In light of the recent end to Donald Trump’s years-long birther campaign, the time seems right to say a few words about conspiracy culture in American politics. Or, rather, to say a few words about one of the forces that drives it.
And to do this, I want to start by discussing that cultural touchstone of the 1990s: The X-Files.
I know. Bear with me.
Standing somewhere at the intersection of horror, sci-fi, and the police procedural, The X-Files is a TV series that originally ran from 1993 to 2002 and that, because of its mass popularity and the awesome power of twenty-first-century nostalgia, returned for a “revival” mini-season earlier this year. The story centers on Fox Mulder and Dana Scully, FBI agents who together play out the familiar believer-skeptic trope—“Spooky” Mulder the former and rational-minded Scully the latter. In most episodes, Scully’s rationality comes up short. Tasked with investigating inexplicable and often paranormal cases, the two find evidence of monsters and cryptids, mutants and aliens, covert operatives and U.S. governments that have something to hide.
That last one is important. Although Scully and Mulder are on the U.S. payroll, their relationship to the government is uneasy. As the series unfolds, their investigations lead them increasingly to suspect the existence of a shadow government, a government-within-a-government—one that for decades has been experimenting on the American public and covering up not only its own culpability but also, among other things, the possibility of extraterrestrial life.
Small wonder, then, that two of the show’s most famous taglines read “The Truth Is Out There” and “Trust No One.” Indeed, in an election cycle so often preoccupied with one candidate’s deleted emails and another’s flagrant disregard for fact, these taglines might fairly extend to the 2016 campaign trail.
The truth is out there. Trust no one.
Yet I raise this point only to dismiss it. I’m not interested in pursuing similarities between The X-Files and the current political climate. In fact, I don’t think such comparisons would be productive. After all, The X-Files is a work of fiction. It does not record history. It does not purport to describe things as they are. Any resemblance to actual events, locales, or persons, living or dead, is—as they say—entirely coincidental.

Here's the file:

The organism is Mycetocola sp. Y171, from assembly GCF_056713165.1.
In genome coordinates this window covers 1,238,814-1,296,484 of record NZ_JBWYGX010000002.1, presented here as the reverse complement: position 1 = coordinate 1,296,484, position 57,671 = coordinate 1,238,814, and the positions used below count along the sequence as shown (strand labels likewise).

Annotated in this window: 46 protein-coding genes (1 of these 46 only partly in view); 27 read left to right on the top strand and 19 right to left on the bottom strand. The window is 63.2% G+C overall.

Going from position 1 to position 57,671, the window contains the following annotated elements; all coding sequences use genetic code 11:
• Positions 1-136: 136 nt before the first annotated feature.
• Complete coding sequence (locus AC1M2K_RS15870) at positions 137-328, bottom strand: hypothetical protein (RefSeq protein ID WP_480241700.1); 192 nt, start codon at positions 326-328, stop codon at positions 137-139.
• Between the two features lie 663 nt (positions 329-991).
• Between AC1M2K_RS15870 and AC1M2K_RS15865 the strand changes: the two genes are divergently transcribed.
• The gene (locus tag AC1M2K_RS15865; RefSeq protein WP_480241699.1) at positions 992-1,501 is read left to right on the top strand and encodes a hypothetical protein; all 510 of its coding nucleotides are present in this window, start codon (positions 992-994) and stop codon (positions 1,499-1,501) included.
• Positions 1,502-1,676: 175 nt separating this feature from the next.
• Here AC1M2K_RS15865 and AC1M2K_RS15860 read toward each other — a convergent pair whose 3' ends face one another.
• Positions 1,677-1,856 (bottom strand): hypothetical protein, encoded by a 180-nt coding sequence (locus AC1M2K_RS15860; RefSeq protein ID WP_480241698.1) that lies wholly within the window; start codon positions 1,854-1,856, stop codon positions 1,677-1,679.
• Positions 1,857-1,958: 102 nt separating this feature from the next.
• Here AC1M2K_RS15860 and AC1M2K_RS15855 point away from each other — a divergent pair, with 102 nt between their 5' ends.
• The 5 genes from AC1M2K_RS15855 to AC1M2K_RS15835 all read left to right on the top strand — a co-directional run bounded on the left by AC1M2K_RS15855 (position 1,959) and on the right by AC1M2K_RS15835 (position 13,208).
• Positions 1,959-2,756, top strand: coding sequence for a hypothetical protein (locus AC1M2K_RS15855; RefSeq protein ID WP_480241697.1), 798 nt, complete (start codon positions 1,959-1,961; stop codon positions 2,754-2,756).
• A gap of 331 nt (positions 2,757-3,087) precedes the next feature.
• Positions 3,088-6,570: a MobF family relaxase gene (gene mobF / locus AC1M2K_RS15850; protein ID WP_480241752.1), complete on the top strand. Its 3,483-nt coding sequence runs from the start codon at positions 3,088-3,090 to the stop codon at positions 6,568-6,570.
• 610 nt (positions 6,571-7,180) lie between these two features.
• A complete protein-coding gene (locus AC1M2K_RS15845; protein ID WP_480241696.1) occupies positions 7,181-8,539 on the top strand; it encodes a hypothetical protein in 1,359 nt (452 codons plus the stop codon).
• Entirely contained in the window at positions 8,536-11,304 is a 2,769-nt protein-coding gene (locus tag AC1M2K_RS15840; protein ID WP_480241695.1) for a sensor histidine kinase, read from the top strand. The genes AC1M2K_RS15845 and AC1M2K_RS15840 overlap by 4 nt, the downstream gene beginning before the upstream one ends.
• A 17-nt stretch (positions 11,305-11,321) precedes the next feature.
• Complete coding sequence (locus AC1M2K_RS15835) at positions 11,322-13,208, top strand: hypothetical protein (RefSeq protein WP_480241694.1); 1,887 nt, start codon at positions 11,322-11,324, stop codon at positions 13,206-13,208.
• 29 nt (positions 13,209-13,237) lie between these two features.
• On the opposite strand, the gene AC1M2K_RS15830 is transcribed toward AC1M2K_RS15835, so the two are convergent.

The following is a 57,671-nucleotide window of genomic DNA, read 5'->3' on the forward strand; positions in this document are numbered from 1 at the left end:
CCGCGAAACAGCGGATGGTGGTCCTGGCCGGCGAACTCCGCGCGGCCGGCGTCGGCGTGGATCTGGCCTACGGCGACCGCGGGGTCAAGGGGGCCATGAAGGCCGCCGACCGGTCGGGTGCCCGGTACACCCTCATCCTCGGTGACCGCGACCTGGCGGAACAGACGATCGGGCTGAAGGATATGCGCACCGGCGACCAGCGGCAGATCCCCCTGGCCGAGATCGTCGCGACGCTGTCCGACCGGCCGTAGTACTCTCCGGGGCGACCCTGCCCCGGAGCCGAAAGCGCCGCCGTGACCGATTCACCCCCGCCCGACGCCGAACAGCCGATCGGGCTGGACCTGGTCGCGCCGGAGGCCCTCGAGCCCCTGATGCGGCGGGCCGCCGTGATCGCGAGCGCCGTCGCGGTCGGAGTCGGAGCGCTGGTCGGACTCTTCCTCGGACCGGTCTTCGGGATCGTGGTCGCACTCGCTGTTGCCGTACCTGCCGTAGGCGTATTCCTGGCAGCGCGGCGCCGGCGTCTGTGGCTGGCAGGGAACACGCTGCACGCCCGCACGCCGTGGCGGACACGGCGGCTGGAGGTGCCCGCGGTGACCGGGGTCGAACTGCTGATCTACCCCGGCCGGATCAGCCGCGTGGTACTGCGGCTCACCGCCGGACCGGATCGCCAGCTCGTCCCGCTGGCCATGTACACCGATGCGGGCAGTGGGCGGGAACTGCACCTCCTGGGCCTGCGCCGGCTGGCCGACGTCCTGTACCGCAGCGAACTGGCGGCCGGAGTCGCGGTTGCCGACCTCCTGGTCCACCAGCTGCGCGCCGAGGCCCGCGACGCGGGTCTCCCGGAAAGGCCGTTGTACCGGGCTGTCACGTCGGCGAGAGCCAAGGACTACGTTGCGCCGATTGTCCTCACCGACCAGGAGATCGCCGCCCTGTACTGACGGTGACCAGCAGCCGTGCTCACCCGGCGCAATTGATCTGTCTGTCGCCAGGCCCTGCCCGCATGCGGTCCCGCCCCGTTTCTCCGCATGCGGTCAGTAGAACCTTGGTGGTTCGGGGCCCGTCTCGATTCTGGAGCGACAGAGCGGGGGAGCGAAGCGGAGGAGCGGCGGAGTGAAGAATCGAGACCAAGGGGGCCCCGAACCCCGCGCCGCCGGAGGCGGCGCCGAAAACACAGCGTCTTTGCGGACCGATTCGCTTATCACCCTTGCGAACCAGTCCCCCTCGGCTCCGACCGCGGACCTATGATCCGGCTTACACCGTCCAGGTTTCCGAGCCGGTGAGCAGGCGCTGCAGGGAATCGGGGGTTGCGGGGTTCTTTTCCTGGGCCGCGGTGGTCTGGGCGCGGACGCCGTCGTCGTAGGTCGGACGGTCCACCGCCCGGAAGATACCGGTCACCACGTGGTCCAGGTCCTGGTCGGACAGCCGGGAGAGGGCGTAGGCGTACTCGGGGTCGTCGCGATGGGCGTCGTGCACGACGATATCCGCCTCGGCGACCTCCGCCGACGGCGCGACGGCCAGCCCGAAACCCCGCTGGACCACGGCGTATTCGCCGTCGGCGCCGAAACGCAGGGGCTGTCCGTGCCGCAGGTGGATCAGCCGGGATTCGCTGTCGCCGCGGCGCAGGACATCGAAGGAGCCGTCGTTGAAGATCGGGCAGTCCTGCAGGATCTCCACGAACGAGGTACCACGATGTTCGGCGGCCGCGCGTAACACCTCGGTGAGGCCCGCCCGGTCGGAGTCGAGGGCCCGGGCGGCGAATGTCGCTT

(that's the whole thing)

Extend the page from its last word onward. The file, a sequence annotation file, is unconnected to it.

So, no. As a work of fiction, The X-Files does not have much to say about supposed left-wing conspiracies, or about conservative cabals headed up by Mr. Burns, Fat Tony, and Dracula.
But when it comes to diagnosing a politically polarized mainstream that routinely suspects the worst from the other side of the aisle, The X-Files does have one thing going for it—and it is the same thing that fiction in general has going for it. The X-Files knows how to entertain. And it knows what entertains.
Specifically, I want to suggest that irrespective of the cloak-and-dagger politics it portrays, The X-Files does an excellent job of exposing our secret pleasure in conspiracy theories. It demonstrates how paranoia can be fun, a kind of self-flattery. Against a system hell-bent on suppressing the truth, Scully and Mulder stand as heroes—truth-seekers who press on relentlessly through the brambles of subterfuge and misdirection. Rugged individualists of American yore, the two of them have backs that do not break and values that do not yield to a politician’s whim. The ugliness of the world they inhabit—the world that fiction created—only causes the star of their commitment to shine brighter.
And that is an attractive place to be in mainstream American culture.
While working with the Champaign Park District this past summer, I listened to more conservative talk radio than I’d ever heard. I disagreed with most of it. But while the views expressed by hosts and guest callers consistently rankled me, what astounded me more was the circuitous route everyone took in order to ascribe the worst possible intentions to the left. Nowhere did anyone consider the possibility that politics is messy. Nowhere did anyone suggest that liberal politicians might take their elected duty just as seriously as their right-wing counterparts. Within the echo-chamber of WLS-AM 890, there were heroes, and there were villains.
Now, obviously, I do not mean to suggest that such roundabout thinking is unique to the right. It isn’t. Nor do I want to diminish the existence of the actual foul play, market manipulation, and mass surveillance that have happened over the course of American history—and that still happen. Instead, I want to call into question the frequency with which we go about looking for the worst in people. Because imagining the worst, reading intimations of conspiracy into positions I disagree with—it’s way sexier than acknowledging the messiness of the political process, and way easier than engaging with competing views in good faith. It all helps me sustain the fantasy that I know what’s up, that my vision is clear, that my morals are un-impinged.
That I and those who agree with me are the real heroes here.
The truth is out there, baby. And I know exactly where to find it.
Ben DeVries (’15) graduated with degrees in literature and writing. He and his wife Jes, a fellow Calvin grad, live in Champaign, Illinois, where Ben is looking to add some letters behind his name. On the academic off-seasons, he reads fantasy and works as a glorified “go-fer” at the Champaign Park District. He’s been known to make a mean deep-dish pizza.